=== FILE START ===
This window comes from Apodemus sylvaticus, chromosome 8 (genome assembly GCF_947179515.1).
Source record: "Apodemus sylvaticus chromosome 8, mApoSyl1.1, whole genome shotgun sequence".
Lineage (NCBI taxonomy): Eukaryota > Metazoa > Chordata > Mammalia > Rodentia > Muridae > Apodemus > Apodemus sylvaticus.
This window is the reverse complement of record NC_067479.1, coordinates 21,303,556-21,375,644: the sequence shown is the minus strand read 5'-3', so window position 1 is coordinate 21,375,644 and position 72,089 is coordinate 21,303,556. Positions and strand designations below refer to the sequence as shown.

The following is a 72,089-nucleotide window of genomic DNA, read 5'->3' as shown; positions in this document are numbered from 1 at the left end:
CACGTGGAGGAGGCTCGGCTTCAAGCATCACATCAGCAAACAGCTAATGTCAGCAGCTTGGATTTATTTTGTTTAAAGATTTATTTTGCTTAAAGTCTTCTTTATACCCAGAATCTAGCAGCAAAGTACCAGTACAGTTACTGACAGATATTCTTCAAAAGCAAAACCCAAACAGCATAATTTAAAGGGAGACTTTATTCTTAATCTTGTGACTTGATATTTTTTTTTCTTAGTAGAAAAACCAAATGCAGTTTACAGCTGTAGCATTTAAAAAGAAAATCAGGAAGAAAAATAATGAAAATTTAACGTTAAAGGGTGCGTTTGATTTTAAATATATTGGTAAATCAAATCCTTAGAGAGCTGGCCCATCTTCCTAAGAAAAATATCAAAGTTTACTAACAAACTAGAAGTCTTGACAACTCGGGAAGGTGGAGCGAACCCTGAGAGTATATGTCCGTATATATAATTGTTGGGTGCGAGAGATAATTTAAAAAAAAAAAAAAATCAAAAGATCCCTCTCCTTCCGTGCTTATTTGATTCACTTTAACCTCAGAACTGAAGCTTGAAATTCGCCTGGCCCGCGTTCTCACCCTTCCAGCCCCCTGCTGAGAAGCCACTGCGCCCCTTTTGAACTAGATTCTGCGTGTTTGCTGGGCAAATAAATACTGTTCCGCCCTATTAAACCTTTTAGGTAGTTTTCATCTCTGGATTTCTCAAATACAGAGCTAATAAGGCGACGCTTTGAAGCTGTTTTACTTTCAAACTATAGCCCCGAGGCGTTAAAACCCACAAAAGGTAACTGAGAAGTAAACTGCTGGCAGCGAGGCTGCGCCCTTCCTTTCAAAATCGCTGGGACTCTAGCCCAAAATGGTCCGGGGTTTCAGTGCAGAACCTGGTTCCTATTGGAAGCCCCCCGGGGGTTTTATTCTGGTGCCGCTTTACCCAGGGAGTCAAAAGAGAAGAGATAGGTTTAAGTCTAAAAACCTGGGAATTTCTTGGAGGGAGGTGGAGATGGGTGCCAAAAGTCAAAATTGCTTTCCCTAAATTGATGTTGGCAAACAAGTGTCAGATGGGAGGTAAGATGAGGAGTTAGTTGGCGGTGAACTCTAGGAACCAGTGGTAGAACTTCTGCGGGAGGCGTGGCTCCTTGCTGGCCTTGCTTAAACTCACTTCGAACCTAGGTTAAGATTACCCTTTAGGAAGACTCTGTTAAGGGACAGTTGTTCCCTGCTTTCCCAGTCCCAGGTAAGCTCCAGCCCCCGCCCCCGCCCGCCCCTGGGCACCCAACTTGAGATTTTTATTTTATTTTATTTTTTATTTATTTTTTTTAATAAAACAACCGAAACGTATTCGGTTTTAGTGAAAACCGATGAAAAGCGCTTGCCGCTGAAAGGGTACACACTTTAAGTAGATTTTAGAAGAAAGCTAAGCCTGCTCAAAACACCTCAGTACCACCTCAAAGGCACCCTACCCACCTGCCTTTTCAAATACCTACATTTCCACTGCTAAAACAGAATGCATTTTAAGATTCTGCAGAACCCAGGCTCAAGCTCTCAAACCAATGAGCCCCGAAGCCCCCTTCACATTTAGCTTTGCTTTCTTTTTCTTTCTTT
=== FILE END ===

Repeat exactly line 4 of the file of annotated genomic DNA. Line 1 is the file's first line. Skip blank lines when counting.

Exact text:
This window is the reverse complement of record NC_067479.1, coordinates 21,303,556-21,375,644: the sequence shown is the minus strand read 5'-3', so window position 1 is coordinate 21,375,644 and position 72,089 is coordinate 21,303,556. Positions and strand designations below refer to the sequence as shown.